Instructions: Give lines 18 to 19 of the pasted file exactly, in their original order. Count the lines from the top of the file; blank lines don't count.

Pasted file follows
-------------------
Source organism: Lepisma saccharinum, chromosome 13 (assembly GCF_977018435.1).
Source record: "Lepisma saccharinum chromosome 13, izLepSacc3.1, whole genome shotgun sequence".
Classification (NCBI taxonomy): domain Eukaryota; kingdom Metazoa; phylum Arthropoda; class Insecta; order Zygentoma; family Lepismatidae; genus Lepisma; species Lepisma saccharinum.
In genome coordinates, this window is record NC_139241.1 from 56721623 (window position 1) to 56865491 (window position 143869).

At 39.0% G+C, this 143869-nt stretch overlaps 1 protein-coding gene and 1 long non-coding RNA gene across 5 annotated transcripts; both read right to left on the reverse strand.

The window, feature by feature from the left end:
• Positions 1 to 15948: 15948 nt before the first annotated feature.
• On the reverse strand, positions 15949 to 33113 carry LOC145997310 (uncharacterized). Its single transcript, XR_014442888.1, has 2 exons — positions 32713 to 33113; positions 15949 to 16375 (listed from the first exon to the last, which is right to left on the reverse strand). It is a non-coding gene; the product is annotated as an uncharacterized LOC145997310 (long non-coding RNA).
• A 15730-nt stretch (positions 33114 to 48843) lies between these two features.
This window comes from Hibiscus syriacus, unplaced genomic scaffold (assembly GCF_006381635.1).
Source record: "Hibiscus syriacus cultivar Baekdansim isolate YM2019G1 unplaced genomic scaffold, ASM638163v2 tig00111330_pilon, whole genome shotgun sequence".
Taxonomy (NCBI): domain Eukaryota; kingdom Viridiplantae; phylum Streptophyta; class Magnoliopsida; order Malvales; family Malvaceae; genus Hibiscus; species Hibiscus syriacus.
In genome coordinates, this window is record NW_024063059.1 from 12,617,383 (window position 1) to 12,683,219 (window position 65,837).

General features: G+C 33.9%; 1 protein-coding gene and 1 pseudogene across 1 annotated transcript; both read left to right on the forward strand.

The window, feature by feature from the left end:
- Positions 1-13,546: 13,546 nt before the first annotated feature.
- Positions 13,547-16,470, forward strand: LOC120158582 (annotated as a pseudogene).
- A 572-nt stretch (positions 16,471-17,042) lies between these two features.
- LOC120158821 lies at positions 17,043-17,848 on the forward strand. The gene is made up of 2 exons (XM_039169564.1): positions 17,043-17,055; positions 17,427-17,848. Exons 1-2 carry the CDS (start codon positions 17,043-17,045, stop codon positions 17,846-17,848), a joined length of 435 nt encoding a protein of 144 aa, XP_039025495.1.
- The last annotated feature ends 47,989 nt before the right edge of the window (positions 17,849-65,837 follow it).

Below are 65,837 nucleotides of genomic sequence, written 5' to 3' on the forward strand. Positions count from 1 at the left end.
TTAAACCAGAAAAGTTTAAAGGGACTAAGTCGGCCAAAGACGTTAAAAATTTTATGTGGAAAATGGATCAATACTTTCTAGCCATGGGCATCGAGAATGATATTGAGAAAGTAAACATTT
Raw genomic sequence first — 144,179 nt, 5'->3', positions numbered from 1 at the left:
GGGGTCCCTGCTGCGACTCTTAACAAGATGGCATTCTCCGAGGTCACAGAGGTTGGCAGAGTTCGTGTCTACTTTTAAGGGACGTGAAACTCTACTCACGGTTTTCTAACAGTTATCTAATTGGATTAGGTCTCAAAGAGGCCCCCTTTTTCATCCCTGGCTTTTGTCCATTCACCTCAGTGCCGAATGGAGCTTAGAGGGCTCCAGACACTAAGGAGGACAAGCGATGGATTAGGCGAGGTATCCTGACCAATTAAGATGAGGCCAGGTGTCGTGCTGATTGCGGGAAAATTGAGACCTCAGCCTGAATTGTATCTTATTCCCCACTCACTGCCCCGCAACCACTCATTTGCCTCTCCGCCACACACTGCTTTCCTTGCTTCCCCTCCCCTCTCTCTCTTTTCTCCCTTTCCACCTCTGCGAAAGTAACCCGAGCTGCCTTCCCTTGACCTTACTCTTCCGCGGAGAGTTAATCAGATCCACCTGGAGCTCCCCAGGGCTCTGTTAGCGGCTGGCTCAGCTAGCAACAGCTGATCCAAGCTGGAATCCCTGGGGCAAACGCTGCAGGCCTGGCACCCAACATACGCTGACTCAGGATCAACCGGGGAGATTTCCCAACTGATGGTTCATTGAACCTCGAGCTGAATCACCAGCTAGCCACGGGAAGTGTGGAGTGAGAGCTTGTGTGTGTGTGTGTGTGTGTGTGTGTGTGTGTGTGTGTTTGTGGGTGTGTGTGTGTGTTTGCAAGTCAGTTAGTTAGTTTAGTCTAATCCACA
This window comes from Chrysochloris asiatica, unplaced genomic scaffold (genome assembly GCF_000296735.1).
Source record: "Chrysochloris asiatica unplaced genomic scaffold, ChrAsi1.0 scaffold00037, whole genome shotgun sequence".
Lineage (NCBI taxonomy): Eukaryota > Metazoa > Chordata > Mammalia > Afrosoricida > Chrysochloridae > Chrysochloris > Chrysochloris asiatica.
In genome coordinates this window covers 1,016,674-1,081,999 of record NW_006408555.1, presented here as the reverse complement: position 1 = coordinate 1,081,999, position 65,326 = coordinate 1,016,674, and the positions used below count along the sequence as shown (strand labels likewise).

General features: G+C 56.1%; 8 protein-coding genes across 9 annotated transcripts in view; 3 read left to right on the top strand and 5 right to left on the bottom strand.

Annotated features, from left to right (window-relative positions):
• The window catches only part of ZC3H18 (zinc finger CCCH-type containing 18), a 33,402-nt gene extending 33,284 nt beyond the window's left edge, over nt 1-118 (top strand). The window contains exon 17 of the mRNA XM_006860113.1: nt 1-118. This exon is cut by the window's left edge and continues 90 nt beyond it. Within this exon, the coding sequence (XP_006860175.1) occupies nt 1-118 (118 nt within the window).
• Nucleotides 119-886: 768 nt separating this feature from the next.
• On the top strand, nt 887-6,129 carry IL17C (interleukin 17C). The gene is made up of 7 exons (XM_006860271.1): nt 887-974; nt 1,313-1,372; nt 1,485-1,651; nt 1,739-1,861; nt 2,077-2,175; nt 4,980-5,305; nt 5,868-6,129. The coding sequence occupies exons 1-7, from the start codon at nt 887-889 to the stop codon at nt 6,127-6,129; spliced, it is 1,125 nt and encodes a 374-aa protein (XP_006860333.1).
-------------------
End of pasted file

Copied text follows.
- A 572-nt stretch (positions 16,471-17,042) lies between these two features.
- LOC120158821 lies at positions 17,043-17,848 on the forward strand. The gene is made up of 2 exons (XM_039169564.1): positions 17,043-17,055; positions 17,427-17,848. Exons 1-2 carry the CDS (start codon positions 17,043-17,045, stop codon positions 17,846-17,848), a joined length of 435 nt encoding a protein of 144 aa, XP_039025495.1.